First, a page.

So how do you appeal to niches? Give them something they can’t resist. That’s what the streamers have exceled at. Like true crime? Netflix gives you Making a Murderer. Like your superhero shows with more teen angst? Hulu has Marvel’s Runaways. Want The X-Files but based on something real? Amazon’s Lore fits the bill.
“With streaming, we have the ability to discover and search, to be exposed to so many different things and genres that we didn’t before,” says Boyer. “We’ve heard of this term that it’s kind of the golden age of video—so much is now available, how do consumers even manage those choices?”
It’s difficult for broadcast and cable to compete with the deep pocketbooks of Netflix. The streamer has committed billions to developing new content, and other streamers, while not putting up quite as much, have expanded their budgets.
Looking ahead: It will become harder for broadcast to compete on a sheer numbers scale. Only about a third of broadcast shows make it to a second season, and with ratings dropping so sharply over the past decade, the threshold for survival has gotten lower. But networks can’t afford to embrace the same strategy as streamers, because they have limited openings for new content on their schedule. The “see what sticks to the wall” approach won’t work.
3. The Birth of New Streamers
These launches signify several things—traditional media companies wanting to compete with Netflix, Amazon and Hulu, of course, but also their desire to wrest back control of their lucrative library content. HBO Max, for instance, will launch with Friends, which had been a cornerstone of Netflix’s offerings.
These new streamers can leverage their existing properties—the success of Disney+’s The Mandalorian, set in the Star Wars universe, being a prime example—to attract subscribers. It’s an entirely new model for television, and the next few years will show whether their gambles work.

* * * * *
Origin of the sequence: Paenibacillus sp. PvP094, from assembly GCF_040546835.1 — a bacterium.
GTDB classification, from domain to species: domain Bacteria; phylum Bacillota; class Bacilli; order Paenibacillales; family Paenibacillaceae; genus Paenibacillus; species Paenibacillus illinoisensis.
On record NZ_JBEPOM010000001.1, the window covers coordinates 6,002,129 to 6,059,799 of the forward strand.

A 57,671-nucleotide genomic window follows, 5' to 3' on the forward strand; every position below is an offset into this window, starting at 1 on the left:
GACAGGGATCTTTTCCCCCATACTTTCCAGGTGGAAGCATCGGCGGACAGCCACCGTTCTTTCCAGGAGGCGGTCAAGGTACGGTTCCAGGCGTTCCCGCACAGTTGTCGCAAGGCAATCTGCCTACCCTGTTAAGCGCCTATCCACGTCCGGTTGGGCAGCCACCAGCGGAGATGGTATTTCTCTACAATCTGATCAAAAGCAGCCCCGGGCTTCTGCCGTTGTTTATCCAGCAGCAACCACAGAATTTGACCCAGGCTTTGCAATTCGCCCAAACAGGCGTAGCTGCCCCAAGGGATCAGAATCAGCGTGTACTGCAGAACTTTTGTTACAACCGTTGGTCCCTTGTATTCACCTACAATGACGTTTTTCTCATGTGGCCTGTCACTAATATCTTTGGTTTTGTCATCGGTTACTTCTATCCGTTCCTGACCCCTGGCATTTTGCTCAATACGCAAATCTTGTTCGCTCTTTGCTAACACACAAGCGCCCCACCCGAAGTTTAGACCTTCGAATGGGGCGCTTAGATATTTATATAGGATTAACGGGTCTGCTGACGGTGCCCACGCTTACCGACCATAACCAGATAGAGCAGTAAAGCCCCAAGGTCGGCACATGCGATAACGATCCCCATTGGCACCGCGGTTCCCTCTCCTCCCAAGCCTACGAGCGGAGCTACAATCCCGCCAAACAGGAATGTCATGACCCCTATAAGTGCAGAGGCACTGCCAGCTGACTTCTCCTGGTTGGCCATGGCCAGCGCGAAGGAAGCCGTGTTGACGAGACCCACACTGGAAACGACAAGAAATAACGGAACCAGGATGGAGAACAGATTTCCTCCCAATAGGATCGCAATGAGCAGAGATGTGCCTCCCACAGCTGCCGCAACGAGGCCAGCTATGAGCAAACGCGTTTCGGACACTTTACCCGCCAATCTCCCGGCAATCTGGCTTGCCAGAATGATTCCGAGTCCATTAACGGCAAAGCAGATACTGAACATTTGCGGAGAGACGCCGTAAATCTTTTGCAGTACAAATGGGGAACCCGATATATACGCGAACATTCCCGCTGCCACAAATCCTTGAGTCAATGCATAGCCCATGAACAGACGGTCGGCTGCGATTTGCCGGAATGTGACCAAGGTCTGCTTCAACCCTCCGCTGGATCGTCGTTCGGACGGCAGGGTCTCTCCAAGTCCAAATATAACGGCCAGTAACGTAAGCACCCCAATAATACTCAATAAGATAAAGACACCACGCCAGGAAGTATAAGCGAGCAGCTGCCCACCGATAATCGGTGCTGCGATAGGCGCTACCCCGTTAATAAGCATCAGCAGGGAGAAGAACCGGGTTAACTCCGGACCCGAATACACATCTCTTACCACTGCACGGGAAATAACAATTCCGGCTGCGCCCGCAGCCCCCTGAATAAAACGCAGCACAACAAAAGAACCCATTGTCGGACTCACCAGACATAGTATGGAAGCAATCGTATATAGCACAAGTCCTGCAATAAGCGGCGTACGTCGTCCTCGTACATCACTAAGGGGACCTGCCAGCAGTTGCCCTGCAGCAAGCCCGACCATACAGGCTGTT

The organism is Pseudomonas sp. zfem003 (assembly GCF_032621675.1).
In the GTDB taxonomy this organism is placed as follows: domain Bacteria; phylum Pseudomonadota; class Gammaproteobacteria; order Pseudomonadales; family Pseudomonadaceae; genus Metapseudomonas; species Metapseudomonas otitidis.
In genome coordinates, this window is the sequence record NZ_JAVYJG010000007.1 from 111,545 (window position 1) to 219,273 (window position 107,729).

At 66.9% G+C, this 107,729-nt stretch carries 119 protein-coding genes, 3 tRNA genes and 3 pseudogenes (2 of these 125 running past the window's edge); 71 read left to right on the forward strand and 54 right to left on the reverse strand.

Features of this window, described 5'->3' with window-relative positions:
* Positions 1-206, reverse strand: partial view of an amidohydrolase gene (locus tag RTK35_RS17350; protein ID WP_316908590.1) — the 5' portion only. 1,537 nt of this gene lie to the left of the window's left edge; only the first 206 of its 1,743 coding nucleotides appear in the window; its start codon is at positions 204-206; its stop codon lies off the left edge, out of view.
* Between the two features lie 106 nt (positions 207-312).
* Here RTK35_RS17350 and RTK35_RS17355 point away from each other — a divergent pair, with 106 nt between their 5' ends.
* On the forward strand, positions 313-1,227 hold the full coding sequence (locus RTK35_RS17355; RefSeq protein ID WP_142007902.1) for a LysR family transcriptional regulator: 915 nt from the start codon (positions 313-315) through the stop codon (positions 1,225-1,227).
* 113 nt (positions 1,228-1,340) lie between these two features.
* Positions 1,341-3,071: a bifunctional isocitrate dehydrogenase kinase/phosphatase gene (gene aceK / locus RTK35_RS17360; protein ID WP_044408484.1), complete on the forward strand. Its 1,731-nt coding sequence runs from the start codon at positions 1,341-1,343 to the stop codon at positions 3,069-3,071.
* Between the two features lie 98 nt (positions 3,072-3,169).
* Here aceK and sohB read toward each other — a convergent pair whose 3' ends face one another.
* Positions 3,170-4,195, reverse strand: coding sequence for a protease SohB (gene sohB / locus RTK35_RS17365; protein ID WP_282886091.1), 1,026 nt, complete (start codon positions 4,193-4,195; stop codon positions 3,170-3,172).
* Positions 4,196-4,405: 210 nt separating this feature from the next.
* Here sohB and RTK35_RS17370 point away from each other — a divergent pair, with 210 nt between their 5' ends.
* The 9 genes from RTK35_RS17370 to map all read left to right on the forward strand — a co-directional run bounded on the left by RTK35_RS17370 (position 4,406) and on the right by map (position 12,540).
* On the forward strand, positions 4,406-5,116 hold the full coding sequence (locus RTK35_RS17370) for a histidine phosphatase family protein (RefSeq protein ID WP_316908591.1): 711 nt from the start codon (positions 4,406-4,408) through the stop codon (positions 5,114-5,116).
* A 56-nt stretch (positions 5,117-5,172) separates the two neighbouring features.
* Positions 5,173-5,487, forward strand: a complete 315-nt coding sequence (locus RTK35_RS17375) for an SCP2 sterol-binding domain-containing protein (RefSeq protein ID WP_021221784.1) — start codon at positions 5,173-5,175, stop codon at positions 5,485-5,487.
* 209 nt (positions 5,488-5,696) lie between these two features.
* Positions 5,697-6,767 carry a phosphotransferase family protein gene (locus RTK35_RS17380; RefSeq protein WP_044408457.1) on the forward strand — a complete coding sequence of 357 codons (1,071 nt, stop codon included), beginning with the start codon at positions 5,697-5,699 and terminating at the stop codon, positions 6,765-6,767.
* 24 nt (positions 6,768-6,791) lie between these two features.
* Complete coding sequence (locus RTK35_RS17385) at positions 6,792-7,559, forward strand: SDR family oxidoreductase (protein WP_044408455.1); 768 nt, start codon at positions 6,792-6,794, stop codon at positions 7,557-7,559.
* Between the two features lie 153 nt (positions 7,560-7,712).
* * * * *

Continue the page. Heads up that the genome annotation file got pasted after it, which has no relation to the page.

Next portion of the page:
Looking ahead: Other media companies will follow Disney, Apple and WarnerMedia into the streaming wars, but their long-term outlook is questionable. Many people have raised their entertainment budgets, but the market can’t support an unlimited number of streamers.
4. TV Advertising Is Falling
A decade ago, TV advertising had been media’s 800-pound gorilla seemingly forever. As we enter 2020, the medium is poised to see unprecedented spending declines that we can tie directly to the rise of streamed content.
Events like the Olympics and elections will continue to drive TV investment. It’s not like it’s headed off a cliff. But streaming has clearly induced adjustments by advertisers in where they spend their money, since they follow the viewer eyeballs.
“While the decline in audience has been happening for a while, TV networks have been keeping prices high, raising them on available inventory. But now we are reaching a tipping point,” says Monica Peart, vice president, forecasting, at eMarketer. “Pay TV households are in decline at a rate that can no longer make up for the price increases.”
Looking ahead: TV ad spending will drop. How low is anyone’s guess. An interesting thing to watch for will be whether we see changes in advertising policies for Amazon and Netflix to pick up some of that slack—they currently don’t have ads, though Hulu’s basic platform does.
5. Ratings Evolve and Change
Traditional Nielsen ratings have never been perfect—the company has taken its share of criticism over the years, but no one could come up with anything better, so Nielsen continued to be the only name in ratings. Streaming has started to change that.
Nielsen has added streaming ratings, which Netflix has disputed. But it’s become clear a better apples-to-apples system of measurement is needed for the future, if we’re to get a better idea of what’s popular and what’s not—which can impact everything from subscriber numbers to Emmy wins.
Looking ahead: Greater competition from comScore and pushback from CBS have challenged Nielsen. There’s an opening for the service to evolve its ratings—or another player to come in and do it.